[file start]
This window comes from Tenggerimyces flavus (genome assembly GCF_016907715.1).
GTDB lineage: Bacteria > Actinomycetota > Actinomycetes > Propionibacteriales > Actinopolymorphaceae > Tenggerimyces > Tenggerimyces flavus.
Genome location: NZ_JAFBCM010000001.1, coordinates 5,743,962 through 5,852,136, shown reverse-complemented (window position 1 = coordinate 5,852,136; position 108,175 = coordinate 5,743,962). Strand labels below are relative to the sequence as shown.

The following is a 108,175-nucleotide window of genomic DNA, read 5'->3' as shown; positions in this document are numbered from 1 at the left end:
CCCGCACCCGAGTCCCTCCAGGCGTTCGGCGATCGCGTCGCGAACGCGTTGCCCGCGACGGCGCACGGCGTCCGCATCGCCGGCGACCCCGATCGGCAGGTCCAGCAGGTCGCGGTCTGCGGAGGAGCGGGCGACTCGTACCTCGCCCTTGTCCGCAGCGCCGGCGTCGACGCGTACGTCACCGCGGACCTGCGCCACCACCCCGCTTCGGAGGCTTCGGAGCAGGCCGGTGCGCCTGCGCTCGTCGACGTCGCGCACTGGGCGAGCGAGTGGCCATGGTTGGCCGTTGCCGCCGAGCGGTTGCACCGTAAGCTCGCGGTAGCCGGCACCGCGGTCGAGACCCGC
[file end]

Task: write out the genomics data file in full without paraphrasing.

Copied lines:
This window comes from Tenggerimyces flavus (genome assembly GCF_016907715.1).
GTDB lineage: Bacteria > Actinomycetota > Actinomycetes > Propionibacteriales > Actinopolymorphaceae > Tenggerimyces > Tenggerimyces flavus.
Genome location: NZ_JAFBCM010000001.1, coordinates 5,743,962 through 5,852,136, shown reverse-complemented (window position 1 = coordinate 5,852,136; position 108,175 = coordinate 5,743,962). Strand labels below are relative to the sequence as shown.

The following is a 108,175-nucleotide window of genomic DNA, read 5'->3' as shown; positions in this document are numbered from 1 at the left end:
CCCGCACCCGAGTCCCTCCAGGCGTTCGGCGATCGCGTCGCGAACGCGTTGCCCGCGACGGCGCACGGCGTCCGCATCGCCGGCGACCCCGATCGGCAGGTCCAGCAGGTCGCGGTCTGCGGAGGAGCGGGCGACTCGTACCTCGCCCTTGTCCGCAGCGCCGGCGTCGACGCGTACGTCACCGCGGACCTGCGCCACCACCCCGCTTCGGAGGCTTCGGAGCAGGCCGGTGCGCCTGCGCTCGTCGACGTCGCGCACTGGGCGAGCGAGTGGCCATGGTTGGCCGTTGCCGCCGAGCGGTTGCACCGTAAGCTCGCGGTAGCCGGCACCGCGGTCGAGACCCGC